A malaria vaccine nearly 30 years in the making just got a green light from EU regulators

The culprit.
The culprit.
Image: Reuters
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European drug regulators gave the green light on Friday (July 24) to the world’s first malaria vaccine, recommending it should be licensed for use in babies in Africa at risk of the mosquito-borne disease.

Developed by British drugmaker GlaxoSmithKline in partnership with the PATH Malaria Vaccine Initiative, the vaccine—called Mosquirix—could help prevent millions of cases of malaria. It won the scientific approval of the European Medicines Agency, which was needed before the World Health Organization would consider supporting its use.

A decision from the WHO is due in November. If it also gives the go-ahead, that would spur African nations to also approve the vaccine, which is not being considered for use in Europe.

The drugmaker spent nearly 30 years developing Mosquirix, which would be the first licensed human vaccine against a parasitic disease (rather than against a bacterium or virus). It spent more than $365 million on the drug, with help coming from grants by the Bill & Melinda Gates Foundation.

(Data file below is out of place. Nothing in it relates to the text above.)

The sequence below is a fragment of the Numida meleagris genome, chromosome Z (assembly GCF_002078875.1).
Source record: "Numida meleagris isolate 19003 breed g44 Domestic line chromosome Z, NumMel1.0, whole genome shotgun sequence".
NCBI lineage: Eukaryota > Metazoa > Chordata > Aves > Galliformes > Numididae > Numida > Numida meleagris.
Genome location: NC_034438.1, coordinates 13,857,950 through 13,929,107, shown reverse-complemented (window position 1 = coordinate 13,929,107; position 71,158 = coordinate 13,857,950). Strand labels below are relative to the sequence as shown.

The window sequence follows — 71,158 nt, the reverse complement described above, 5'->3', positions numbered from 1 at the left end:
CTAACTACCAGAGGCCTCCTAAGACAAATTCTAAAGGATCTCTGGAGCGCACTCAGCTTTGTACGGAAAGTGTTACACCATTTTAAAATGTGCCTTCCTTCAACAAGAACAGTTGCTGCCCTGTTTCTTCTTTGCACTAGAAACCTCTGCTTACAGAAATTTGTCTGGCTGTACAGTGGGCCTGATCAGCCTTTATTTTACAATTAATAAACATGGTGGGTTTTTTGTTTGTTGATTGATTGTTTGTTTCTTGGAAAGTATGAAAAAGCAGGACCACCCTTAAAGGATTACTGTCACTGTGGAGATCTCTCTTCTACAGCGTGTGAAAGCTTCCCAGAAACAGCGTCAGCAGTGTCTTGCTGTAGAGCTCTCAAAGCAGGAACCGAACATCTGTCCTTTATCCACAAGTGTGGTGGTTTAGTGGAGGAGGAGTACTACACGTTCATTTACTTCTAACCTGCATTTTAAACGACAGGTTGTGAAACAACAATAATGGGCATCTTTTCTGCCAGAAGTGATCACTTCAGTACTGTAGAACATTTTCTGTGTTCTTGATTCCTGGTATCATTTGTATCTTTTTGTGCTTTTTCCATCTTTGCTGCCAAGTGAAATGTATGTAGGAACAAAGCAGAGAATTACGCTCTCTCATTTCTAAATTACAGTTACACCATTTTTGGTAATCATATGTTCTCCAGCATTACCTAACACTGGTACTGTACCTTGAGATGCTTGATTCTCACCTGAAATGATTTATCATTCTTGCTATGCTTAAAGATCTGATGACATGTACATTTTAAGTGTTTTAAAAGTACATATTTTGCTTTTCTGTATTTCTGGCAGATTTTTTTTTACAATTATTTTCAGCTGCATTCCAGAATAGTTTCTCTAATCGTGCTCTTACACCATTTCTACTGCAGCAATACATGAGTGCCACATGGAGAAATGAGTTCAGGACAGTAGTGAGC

The vaccine provides only partial protection. In a Glaxo study involving 16,000 children in seven African nations, the vaccine reduced the number of vaccine cases by 39% in children between five and 17 months old, and by 27% in infants between six and 12 months old. Despite this, the EMA recommended the shot be licensed for use in babies in the age range covered in the trials.

Malaria caused about 584,000 deaths in 2013, and about 453,000 of those were children under the age of five, according to the World Health Organization.